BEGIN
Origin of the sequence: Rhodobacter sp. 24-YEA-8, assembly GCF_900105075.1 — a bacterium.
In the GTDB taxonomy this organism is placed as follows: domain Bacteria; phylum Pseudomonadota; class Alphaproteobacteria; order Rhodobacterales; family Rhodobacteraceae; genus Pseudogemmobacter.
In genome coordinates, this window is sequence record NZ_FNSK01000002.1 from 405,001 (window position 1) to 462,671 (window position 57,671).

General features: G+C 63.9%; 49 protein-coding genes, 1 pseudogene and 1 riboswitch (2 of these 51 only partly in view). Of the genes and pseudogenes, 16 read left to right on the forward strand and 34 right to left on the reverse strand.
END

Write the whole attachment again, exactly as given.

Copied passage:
Origin of the sequence: Rhodobacter sp. 24-YEA-8, assembly GCF_900105075.1 — a bacterium.
In the GTDB taxonomy this organism is placed as follows: domain Bacteria; phylum Pseudomonadota; class Alphaproteobacteria; order Rhodobacterales; family Rhodobacteraceae; genus Pseudogemmobacter.
In genome coordinates, this window is sequence record NZ_FNSK01000002.1 from 405,001 (window position 1) to 462,671 (window position 57,671).

General features: G+C 63.9%; 49 protein-coding genes, 1 pseudogene and 1 riboswitch (2 of these 51 only partly in view). Of the genes and pseudogenes, 16 read left to right on the forward strand and 34 right to left on the reverse strand.